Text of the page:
Park Geun-hye is the daughter of South Korea's former dictator, the late president Park Chung-hee. On December 19, 2012, Park - a Conservative - narrowly won the election to make history as South Korea's first female president. Born on February 2, 1952, she was the chairwoman of the conservative Grand National Party (GNP) between 2004 and 2006 and between 2011 and 2012 (the GNP changed its name to Saenuri Party in February 2012). Park has already served as South Korea's first lady, after her mother was killed in the 1970s.
Park's decision to visit China to be seen as snub by Japan
South Korean president's decision to break with tradition will be seen as snub by Tokyo's leaders
Julian Ryall in Tokyo
There has been no official comment from the Japanese government about the decision by Park Geun-hye, the new South Korean president, to make China her first diplomatic port of call in Asia.
But in doing so, Park is pointedly breaking with tradition set by four South Korean presidents since Seoul normalised diplomatic relations with China in 1992.
President Park has just returned from a visit to the US, in keeping with Washington's status as the South's key benefactor. Reports said she would visit China in coming weeks.
But Park's four predecessors - Kim Young-sam, Kim Dae-jung, Roh Moo-hyun and Lee Myung-bak - met counterparts in Tokyo before travelling to China, underlining the importance of the three-way alliance with Japan and the US.
The months since President Park took office in February have been characterised by a fractious relationship with Tokyo.
Japan's interpretation of history has been one bone of contention, along with Tokyo's continued claim to islands that it marks on maps as Takeshima but are occupied by a unit of South Korean police who know the isolated islands as Dokdo.
"President Park is clearly prioritising China over Japan and this is definitely a snub," said Jun Okumura, a political analyst with the Eurasia Group.
"If I were Prime Minister [Shinzo] Abe or a senior member of the administration who is aligned with his way of thinking, then I would be very angry. But I would also be resigned to the likelihood that the Koreans are going to continue to behave like this."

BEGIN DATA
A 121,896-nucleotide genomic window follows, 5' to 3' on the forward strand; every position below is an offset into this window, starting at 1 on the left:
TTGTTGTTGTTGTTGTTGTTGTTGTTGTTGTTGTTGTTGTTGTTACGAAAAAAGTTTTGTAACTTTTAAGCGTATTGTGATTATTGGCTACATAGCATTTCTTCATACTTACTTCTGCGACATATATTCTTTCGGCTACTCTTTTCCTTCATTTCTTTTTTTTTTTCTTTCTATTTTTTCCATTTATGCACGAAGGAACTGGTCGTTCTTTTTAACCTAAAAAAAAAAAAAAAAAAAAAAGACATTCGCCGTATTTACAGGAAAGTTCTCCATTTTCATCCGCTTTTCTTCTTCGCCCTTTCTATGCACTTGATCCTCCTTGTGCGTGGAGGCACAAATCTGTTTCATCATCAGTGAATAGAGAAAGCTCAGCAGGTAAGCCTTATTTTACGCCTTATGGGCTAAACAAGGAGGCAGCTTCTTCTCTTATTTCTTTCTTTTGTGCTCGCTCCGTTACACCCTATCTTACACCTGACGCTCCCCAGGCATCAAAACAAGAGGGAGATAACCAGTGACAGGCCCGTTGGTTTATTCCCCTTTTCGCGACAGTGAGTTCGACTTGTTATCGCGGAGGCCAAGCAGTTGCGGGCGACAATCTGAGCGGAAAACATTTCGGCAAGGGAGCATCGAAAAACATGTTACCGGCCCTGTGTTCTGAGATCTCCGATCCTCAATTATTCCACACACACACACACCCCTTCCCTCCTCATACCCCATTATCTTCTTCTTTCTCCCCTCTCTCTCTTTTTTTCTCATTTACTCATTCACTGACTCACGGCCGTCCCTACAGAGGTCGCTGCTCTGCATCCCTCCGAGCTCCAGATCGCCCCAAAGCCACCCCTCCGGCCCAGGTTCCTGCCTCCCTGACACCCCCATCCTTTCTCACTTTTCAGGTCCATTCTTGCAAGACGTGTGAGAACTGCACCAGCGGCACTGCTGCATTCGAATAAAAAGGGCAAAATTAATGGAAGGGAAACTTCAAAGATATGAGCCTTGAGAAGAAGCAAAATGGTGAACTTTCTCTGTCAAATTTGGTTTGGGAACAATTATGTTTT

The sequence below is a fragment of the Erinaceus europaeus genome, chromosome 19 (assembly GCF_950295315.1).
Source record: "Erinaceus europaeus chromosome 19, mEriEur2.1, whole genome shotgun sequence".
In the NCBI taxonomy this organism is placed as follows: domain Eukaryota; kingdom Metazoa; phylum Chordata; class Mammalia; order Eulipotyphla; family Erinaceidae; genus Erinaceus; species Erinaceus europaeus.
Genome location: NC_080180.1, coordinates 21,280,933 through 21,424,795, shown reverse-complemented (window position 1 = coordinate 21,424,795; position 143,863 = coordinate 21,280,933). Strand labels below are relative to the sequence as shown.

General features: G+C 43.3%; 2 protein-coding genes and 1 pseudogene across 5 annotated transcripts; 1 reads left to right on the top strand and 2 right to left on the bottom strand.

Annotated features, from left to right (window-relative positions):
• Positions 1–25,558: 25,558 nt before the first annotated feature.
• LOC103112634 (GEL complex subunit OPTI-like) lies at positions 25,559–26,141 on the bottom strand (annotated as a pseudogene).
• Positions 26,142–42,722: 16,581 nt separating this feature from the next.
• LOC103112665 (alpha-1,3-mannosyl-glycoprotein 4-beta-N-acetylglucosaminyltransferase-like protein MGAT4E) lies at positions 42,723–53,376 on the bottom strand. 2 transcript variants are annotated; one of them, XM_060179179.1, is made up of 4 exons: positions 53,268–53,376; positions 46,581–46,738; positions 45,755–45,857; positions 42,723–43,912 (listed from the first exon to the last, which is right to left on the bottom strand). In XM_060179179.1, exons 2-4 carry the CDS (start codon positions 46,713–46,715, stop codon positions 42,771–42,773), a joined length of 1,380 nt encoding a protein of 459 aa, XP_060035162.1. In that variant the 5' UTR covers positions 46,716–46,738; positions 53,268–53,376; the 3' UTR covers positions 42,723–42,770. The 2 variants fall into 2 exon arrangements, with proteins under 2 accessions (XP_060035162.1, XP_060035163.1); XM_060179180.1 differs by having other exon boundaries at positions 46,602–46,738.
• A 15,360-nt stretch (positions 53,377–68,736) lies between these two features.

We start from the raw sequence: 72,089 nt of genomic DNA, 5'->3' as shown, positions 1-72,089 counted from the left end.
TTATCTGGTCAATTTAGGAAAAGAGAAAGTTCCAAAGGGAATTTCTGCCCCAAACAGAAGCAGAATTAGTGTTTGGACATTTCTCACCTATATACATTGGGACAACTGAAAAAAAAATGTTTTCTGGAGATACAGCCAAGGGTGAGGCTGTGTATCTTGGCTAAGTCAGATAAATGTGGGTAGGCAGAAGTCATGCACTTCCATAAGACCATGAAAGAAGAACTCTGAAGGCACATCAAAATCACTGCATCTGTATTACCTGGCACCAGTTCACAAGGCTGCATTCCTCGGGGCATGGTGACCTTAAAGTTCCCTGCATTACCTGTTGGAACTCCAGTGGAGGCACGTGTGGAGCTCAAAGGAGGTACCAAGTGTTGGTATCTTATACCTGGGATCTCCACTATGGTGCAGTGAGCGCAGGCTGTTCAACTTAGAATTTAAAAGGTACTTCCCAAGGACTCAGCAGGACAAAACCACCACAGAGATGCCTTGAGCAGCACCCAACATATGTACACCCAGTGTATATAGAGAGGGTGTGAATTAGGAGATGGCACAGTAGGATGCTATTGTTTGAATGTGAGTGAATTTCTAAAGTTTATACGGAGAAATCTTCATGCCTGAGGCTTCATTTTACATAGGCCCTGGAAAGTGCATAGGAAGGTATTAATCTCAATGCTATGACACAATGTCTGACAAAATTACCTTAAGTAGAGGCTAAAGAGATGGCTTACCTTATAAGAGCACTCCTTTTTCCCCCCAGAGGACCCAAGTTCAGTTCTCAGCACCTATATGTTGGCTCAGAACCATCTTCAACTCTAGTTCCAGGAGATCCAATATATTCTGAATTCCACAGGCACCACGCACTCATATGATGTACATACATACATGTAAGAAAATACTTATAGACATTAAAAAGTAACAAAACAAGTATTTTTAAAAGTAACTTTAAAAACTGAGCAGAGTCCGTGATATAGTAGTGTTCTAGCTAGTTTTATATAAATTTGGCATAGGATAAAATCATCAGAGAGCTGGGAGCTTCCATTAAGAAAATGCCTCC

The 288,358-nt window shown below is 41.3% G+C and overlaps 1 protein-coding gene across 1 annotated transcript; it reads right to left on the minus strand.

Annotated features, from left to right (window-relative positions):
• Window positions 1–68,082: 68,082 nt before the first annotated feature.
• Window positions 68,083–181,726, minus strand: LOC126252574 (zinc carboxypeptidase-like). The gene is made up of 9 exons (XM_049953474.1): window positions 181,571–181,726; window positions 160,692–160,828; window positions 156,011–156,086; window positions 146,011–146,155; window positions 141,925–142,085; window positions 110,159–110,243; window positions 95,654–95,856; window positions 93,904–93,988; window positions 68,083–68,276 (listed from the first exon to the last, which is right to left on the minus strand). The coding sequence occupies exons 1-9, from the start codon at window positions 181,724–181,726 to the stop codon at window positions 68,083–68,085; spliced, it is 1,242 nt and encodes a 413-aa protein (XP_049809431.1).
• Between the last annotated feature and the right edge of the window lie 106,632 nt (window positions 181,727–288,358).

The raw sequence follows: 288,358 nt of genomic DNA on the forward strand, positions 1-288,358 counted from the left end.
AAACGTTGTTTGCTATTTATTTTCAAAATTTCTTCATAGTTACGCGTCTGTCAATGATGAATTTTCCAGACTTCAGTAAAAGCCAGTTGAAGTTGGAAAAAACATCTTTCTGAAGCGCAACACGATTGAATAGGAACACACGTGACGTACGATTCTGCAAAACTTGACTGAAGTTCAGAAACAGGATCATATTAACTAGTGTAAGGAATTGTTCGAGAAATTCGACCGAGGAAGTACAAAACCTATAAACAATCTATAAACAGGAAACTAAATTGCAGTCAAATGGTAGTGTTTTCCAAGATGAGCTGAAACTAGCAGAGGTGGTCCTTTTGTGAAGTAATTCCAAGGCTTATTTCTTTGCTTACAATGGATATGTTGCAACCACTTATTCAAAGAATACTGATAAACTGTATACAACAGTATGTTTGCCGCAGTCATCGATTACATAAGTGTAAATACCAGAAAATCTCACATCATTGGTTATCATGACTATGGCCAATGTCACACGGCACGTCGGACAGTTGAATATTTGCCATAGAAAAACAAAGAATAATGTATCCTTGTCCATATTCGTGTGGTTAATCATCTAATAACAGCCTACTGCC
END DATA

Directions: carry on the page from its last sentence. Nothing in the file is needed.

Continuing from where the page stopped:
Jun said there was little chance Japan would soften its stance to win back Seoul's favour.
"They [South Korea] want nothing more than total capitulation on the issue of history," Okamura said, pointing out that former Japanese Prime Minister Junichiro Koizumi tried to draw a line under the "comfort women" issue of wartime sex slaves, but his efforts were not accepted.
"There's no way we can satisfy South Korea on this, so the politicians will have reached the conclusion, 'So be it,'" Okumura said.
Tokyo was left out when South Korea called for the creation of trilateral security talks with China and the US to consider the North Korean situation.
While those three countries are undoubtedly the key players in confrontations with Pyongyang, Tokyo was unhappy that it was not invited to play its part and reportedly registered its displeasure.
But Japan did not kick up a fuss out of fear of embarrassing Washington, its most important defence and diplomatic ally.
"We must remember that President Park's father, Park Chung-hee, got along very well with Japan, but times have changed and this is a new generation," said Okumura. "President Park is undoubtedly a very determined leader."
As is Prime Minister Abe, which does not bode well for the relationship in the future.
"Abe sees absolutely no point in giving in on South Korea's demands," Okumura said.
"Unless Japan gives in on all the demands, they will just keep recurring, becoming more specific, and we have already seen South Korea becoming more aggressive on these issues in recent years.
"But public sentiment is such in South Korea now that their leaders don't have much of a choice either," he added.